On the basis of the Framingham risk algorithm, overestimation of clinical events has been reported in some European populations. Electron-beam computed tomography-derived quantification of coronary artery calcification (CAC) allows for noninvasive assessment of coronary atherosclerosis in the general population and may thus add important in vivo information on the path from risk factor exposure to formation of clinical events. The current study was undertaken to compare the relationship between risk factors and subclinical coronary atherosclerosis between non-Hispanic white cohorts in Germany and US-America, the hypothesis being that subclinical coronary atherosclerosis might be less prevalent in Europe at the same level of classical risk factor exposure.
The Heinz Nixdorf Recall (HNR) study, conducted in the German Ruhr area and the Epidemiology of Coronary Calcification (ECAC) study, conducted in Olmsted County, Minnesota, both recruited large unselected cohorts, men and women aged 45 – 74 years, from the general population. All subjects with no history of coronary artery disease (CAD) or stroke were included (n = 3,120 in HNR, n = 703 in ECAC). Coronary risk factors were assessed by personal and computer-assisted interviews and direct laboratory measurements. Cardiovascular medication use (antihypertensive, lipid-lowering, and anti-diabetic) was noted. CAC scores were determined using the Agatston method in an identical fashion in both studies.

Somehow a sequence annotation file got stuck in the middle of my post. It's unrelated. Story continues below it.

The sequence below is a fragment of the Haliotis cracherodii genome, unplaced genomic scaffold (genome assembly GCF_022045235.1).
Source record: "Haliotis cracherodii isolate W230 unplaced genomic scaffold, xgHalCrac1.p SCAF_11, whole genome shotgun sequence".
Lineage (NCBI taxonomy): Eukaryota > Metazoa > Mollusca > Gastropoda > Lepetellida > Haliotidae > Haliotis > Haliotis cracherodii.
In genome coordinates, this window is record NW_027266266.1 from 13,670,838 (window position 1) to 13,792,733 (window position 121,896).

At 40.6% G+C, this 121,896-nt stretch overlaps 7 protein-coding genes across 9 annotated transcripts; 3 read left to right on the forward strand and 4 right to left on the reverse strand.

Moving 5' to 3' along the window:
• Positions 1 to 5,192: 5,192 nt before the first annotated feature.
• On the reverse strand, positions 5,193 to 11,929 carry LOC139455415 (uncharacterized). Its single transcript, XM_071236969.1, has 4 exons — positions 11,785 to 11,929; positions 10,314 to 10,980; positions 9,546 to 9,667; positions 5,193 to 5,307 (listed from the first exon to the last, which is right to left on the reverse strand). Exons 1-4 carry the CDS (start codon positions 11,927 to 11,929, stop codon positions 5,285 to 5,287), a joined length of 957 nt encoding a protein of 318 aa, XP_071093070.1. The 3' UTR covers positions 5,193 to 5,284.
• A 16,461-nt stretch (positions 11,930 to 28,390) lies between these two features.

Adverse levels of risk factors were more prevalent, and the Framingham risk score was higher (10.6 ± 7.6 vs. 9.3 ± 7.1, p < 0.001) in HNR than ECAC, respectively. There was no difference in body mass index (BMI). CAC scores were greater in HNR than in ECAC (mean values, 155.7 ± 423.0 versus 107.2 ± 280.0; median values, 11.9 versus 2.4; p < 0.001, respectively). When subjects were matched on CAD risk factors, presence and quantity of CAC were similar in the 2 cohorts. Risk factors significantly associated with CAC score in both studies included: age, male sex, current and former smoking, systolic blood pressure, and non HDL-cholesterol. Inferences were similar after excluding subjects using lipid- or blood pressure-lowering medications. Using the same risk factor variables for modelling, the predicted CAC scores were comparable in both cohorts.